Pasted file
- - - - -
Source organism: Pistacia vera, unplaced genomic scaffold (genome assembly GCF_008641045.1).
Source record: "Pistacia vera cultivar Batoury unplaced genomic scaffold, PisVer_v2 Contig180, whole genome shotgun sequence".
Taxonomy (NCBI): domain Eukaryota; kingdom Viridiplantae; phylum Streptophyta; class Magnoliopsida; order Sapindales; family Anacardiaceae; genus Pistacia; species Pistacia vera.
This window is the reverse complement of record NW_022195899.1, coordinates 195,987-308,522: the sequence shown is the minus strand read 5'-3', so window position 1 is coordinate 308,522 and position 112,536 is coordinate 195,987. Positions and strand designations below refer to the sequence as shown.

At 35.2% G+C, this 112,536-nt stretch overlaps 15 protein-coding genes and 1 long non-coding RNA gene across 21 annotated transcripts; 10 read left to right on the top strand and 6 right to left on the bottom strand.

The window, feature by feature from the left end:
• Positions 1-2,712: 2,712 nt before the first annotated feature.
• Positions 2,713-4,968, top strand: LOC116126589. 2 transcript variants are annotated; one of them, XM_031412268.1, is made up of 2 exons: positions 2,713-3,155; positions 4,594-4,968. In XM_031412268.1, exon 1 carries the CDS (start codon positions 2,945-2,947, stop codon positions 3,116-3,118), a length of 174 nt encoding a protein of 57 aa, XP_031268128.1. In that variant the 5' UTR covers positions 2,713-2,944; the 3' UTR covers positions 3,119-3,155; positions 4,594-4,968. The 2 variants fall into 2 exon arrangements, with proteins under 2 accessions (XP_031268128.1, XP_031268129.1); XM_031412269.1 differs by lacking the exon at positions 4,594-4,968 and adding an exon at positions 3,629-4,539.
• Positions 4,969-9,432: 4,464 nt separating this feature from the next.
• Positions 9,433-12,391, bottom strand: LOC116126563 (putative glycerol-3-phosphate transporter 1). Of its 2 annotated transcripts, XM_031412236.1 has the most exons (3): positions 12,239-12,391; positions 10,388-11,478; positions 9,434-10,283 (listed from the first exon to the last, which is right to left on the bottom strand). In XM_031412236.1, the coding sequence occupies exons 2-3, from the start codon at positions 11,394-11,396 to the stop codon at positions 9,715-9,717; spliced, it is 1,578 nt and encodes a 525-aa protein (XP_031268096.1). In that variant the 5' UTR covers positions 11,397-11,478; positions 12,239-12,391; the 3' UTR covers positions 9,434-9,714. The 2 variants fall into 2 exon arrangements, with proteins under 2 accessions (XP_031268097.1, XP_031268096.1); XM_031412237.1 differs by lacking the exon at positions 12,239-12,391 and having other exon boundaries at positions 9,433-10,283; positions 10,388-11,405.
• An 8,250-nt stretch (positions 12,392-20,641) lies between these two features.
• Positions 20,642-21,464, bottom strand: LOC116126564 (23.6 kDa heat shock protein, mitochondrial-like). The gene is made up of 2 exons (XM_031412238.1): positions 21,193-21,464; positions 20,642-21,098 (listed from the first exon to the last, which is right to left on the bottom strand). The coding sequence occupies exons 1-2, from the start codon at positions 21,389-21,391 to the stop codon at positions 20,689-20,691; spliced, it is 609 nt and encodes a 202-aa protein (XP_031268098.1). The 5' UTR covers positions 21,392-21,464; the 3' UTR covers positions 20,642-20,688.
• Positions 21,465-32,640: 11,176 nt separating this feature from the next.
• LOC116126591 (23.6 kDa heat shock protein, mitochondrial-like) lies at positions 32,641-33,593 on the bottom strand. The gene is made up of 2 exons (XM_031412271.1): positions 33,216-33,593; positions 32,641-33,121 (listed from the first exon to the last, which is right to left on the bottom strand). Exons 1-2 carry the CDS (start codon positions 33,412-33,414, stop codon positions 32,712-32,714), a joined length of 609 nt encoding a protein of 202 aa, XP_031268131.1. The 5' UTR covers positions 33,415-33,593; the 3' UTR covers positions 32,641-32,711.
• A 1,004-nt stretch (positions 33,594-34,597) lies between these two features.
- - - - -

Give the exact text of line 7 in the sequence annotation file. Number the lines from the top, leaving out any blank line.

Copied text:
• Positions 1-2,712: 2,712 nt before the first annotated feature.